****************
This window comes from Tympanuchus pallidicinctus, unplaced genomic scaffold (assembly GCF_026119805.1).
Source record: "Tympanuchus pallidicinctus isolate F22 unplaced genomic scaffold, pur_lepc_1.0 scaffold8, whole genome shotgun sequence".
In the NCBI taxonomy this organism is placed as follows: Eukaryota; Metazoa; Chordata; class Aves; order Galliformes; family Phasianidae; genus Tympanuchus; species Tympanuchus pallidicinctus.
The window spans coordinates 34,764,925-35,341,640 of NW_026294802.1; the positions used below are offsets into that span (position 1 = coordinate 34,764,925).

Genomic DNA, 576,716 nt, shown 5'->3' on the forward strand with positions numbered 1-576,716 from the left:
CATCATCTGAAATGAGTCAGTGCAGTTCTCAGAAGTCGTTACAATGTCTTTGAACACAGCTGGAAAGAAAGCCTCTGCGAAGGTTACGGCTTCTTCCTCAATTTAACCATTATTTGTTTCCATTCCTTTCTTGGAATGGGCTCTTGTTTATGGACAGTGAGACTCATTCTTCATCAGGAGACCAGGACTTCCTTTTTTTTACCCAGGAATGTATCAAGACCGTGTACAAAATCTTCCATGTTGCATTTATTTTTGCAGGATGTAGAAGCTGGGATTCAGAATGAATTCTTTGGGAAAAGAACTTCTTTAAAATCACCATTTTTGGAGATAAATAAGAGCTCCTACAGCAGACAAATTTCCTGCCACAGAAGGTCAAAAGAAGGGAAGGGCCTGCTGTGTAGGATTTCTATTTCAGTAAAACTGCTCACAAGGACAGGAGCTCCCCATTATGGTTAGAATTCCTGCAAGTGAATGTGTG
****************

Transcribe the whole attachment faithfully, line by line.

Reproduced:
This window comes from Tympanuchus pallidicinctus, unplaced genomic scaffold (assembly GCF_026119805.1).
Source record: "Tympanuchus pallidicinctus isolate F22 unplaced genomic scaffold, pur_lepc_1.0 scaffold8, whole genome shotgun sequence".
In the NCBI taxonomy this organism is placed as follows: Eukaryota; Metazoa; Chordata; class Aves; order Galliformes; family Phasianidae; genus Tympanuchus; species Tympanuchus pallidicinctus.
The window spans coordinates 34,764,925-35,341,640 of NW_026294802.1; the positions used below are offsets into that span (position 1 = coordinate 34,764,925).

Genomic DNA, 576,716 nt, shown 5'->3' on the forward strand with positions numbered 1-576,716 from the left:
CATCATCTGAAATGAGTCAGTGCAGTTCTCAGAAGTCGTTACAATGTCTTTGAACACAGCTGGAAAGAAAGCCTCTGCGAAGGTTACGGCTTCTTCCTCAATTTAACCATTATTTGTTTCCATTCCTTTCTTGGAATGGGCTCTTGTTTATGGACAGTGAGACTCATTCTTCATCAGGAGACCAGGACTTCCTTTTTTTTACCCAGGAATGTATCAAGACCGTGTACAAAATCTTCCATGTTGCATTTATTTTTGCAGGATGTAGAAGCTGGGATTCAGAATGAATTCTTTGGGAAAAGAACTTCTTTAAAATCACCATTTTTGGAGATAAATAAGAGCTCCTACAGCAGACAAATTTCCTGCCACAGAAGGTCAAAAGAAGGGAAGGGCCTGCTGTGTAGGATTTCTATTTCAGTAAAACTGCTCACAAGGACAGGAGCTCCCCATTATGGTTAGAATTCCTGCAAGTGAATGTGTG